2 small to medium sided red potatoes
2 small to medium sized shallots coarsely chopped
4 tbsp olive oil
2 tbsp of sea salt
Freshly ground pepper to taste
7 – 8 oz. of Blue Cheese
1/2 cup of freshly chopped parsley

1. Switch your oven on to 375 degrees
2. Wash potatoes thoroughly and peel
3. Cut potatoes into thin rounds, less than 1 inch thick
4. Season potatoes with salt, pepper and olive oil
5. On a cookie sheet or two, lay your potato rounds flat, to ensure consistent cooking avoid layering potatoes on top of each other
6. Bake for 15 minutes and then turn potato rounds over and bake for additional 10 minutes
7. In a pan, heat olive oil and brown shallots till they are translucent and soft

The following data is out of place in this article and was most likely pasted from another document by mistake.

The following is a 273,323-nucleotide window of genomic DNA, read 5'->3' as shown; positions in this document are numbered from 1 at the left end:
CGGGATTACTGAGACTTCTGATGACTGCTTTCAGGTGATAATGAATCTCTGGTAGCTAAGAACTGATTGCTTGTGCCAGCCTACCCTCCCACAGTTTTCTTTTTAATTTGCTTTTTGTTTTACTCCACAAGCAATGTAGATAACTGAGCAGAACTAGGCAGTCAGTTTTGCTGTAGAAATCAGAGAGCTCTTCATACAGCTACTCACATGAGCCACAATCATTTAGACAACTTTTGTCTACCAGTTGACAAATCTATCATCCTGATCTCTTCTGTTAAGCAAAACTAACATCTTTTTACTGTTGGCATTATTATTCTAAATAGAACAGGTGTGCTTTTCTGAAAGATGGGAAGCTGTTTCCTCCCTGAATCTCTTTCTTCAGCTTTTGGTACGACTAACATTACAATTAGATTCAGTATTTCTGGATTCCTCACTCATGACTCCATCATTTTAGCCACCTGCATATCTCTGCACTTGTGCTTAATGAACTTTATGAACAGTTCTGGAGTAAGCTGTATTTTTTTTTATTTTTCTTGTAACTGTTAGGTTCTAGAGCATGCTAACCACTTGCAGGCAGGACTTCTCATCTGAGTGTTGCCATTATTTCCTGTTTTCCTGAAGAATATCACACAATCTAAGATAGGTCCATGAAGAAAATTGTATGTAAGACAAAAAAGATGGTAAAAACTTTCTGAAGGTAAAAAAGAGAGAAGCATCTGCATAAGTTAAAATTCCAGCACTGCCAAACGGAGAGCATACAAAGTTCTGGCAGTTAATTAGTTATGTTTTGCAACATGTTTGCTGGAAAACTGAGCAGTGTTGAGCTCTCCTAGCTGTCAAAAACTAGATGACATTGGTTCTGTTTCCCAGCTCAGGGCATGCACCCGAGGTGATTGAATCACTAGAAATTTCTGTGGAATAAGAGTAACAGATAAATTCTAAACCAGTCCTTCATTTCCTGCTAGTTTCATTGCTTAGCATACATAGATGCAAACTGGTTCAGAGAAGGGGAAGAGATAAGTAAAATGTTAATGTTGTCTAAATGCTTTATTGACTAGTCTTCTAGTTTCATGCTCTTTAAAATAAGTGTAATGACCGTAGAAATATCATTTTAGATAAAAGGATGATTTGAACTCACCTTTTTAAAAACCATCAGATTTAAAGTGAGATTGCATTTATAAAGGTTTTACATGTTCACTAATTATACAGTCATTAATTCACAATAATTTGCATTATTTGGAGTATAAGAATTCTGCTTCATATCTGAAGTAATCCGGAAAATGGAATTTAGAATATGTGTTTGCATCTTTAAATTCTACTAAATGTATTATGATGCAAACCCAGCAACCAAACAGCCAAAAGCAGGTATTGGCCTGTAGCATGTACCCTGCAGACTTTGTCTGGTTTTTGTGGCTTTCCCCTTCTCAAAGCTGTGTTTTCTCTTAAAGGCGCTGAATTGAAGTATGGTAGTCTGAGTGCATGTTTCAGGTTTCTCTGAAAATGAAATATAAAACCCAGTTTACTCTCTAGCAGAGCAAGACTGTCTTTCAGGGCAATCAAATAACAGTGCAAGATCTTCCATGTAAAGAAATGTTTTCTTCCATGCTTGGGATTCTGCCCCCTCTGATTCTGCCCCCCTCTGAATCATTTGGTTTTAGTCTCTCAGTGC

8. Once the potatoes are cooked, take out of the oven and let them cool for a few minutes
9. Switch your oven to broil and lightly grease a round oven pan. You can use a skillet or a rounded pyrex dish too if you have one
10. Place pita on round oven pan and brush some olive oil on top of its surface
11. Take a few cooked shallots and disperse on the pita’s surface
12. Layer your pita with a good heaping of cooked potato rounds
13. Crumble a little blue cheese and cook under the broiler for 2 minutes
14. Sprinkle some freshly chopped parsley right before serving

© 2011 Faris Habayeb

Will Young: Echoes

Will Young Echoes

A product of a British reality vocal contest, Will Young’s musical journey, now 10 years in the making, has finally manifested him as noteworthy.

Echoes conjures an understated sort of brilliance that politely calls for your ear’s consideration. Gracefully gyrating through electronic dance floor beats, the record is a lo-fi gem that revive the 80’s. Along the George Michael and Pet Shop Boys matrix, Echoes unleashes indulgent sensations of nostalgic melancholia that are not characteristic of any material released in 2011.